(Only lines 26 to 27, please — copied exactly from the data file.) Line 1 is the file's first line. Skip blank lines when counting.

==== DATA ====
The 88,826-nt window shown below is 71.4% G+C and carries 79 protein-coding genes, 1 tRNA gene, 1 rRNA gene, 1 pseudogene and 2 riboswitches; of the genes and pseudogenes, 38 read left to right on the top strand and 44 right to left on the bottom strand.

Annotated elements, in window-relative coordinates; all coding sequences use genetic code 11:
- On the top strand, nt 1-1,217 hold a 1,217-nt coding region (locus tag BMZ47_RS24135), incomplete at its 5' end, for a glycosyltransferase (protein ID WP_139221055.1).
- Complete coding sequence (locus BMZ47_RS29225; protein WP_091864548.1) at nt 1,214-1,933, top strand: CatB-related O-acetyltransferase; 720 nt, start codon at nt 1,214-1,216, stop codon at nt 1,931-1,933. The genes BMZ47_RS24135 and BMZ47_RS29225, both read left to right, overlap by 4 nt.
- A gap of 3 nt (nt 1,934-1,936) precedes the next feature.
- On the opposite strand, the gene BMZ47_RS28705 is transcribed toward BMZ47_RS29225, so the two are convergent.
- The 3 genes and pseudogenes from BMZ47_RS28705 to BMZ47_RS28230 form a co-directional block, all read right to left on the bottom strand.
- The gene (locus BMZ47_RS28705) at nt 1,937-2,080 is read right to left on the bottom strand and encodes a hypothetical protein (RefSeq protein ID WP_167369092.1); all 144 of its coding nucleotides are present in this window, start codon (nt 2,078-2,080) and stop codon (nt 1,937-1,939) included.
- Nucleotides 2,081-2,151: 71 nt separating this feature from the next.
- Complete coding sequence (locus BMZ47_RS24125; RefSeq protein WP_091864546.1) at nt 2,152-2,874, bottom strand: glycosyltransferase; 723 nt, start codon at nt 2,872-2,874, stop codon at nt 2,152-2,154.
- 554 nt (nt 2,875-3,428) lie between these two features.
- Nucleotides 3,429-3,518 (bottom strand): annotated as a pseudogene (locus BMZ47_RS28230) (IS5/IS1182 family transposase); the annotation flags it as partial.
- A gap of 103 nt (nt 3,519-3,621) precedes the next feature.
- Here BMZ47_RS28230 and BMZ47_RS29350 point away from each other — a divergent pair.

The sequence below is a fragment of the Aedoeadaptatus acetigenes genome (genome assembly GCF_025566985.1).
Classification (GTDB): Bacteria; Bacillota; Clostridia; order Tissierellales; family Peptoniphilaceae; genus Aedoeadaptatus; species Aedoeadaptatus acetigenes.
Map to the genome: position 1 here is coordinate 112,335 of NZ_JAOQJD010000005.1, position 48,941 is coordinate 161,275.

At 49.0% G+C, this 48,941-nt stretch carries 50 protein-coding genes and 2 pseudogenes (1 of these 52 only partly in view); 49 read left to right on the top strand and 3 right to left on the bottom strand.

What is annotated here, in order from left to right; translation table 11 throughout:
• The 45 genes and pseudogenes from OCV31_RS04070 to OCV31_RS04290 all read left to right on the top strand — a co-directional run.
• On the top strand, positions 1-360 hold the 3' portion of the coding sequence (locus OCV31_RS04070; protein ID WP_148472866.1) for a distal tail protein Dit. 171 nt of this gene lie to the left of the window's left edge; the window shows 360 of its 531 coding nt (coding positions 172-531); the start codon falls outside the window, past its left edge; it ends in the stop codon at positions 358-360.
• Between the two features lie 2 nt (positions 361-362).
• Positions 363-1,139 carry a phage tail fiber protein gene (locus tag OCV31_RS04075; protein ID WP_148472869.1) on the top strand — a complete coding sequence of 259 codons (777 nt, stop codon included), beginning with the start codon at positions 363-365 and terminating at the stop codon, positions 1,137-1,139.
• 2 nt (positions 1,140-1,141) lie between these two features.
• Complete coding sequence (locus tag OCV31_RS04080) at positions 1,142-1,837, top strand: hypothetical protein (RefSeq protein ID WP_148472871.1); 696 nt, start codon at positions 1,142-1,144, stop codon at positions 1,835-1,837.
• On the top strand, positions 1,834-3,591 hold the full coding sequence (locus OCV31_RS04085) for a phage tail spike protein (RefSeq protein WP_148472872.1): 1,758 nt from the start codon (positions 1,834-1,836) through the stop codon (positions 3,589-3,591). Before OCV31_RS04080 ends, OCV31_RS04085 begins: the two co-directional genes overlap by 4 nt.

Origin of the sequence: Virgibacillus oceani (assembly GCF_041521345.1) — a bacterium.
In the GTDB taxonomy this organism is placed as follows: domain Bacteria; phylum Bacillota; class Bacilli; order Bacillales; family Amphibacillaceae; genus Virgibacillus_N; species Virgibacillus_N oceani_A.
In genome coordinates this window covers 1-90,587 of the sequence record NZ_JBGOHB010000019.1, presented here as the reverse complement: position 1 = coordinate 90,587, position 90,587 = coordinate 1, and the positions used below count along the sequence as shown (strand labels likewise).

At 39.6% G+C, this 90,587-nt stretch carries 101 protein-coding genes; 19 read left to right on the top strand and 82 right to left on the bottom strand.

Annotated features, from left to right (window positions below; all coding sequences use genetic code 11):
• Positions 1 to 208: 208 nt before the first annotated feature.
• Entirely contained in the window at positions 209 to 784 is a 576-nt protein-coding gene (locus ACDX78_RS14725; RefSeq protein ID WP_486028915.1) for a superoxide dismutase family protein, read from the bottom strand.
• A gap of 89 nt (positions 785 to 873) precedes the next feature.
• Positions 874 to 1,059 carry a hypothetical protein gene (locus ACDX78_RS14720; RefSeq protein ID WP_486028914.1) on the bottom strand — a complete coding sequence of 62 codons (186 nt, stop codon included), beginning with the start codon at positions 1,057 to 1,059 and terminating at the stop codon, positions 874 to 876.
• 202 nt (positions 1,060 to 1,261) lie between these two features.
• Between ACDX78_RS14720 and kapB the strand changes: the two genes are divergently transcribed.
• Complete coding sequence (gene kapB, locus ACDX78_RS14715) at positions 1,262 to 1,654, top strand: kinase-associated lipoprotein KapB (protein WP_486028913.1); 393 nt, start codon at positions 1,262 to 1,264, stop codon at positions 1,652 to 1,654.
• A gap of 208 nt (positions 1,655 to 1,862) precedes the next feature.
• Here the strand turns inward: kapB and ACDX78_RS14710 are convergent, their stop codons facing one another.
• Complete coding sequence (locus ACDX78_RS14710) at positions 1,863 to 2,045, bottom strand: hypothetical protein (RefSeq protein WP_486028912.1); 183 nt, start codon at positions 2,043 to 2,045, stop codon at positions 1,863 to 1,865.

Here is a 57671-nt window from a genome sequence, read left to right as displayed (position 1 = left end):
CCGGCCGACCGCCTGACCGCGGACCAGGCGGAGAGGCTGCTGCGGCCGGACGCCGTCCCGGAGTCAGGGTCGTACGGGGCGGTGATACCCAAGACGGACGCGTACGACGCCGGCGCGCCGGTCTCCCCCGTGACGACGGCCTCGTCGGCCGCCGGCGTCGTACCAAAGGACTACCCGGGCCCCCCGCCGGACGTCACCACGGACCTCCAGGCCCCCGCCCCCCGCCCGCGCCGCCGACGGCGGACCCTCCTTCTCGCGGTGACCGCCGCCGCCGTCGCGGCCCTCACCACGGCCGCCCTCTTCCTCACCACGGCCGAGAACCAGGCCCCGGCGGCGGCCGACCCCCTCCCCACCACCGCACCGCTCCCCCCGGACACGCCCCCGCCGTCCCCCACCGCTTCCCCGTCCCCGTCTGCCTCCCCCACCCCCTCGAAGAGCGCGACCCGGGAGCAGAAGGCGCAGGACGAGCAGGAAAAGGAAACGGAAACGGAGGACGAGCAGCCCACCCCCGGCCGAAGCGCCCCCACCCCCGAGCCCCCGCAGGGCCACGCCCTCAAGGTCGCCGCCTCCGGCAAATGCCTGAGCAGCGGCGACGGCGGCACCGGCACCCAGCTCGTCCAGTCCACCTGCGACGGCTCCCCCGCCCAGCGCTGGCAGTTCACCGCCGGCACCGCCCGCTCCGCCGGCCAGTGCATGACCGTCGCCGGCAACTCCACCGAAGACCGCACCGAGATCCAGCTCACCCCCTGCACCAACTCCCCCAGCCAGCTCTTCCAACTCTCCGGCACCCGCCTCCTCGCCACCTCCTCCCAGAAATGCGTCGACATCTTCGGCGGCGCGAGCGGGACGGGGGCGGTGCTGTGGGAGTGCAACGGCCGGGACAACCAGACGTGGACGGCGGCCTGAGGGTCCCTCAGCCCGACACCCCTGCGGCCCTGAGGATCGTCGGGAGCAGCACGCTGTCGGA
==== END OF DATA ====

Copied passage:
• On the top strand, positions 1,834-3,591 hold the full coding sequence (locus OCV31_RS04085) for a phage tail spike protein (RefSeq protein WP_148472872.1): 1,758 nt from the start codon (positions 1,834-1,836) through the stop codon (positions 3,589-3,591). Before OCV31_RS04080 ends, OCV31_RS04085 begins: the two co-directional genes overlap by 4 nt.

Origin of the sequence: Virgibacillus oceani (assembly GCF_041521345.1) — a bacterium.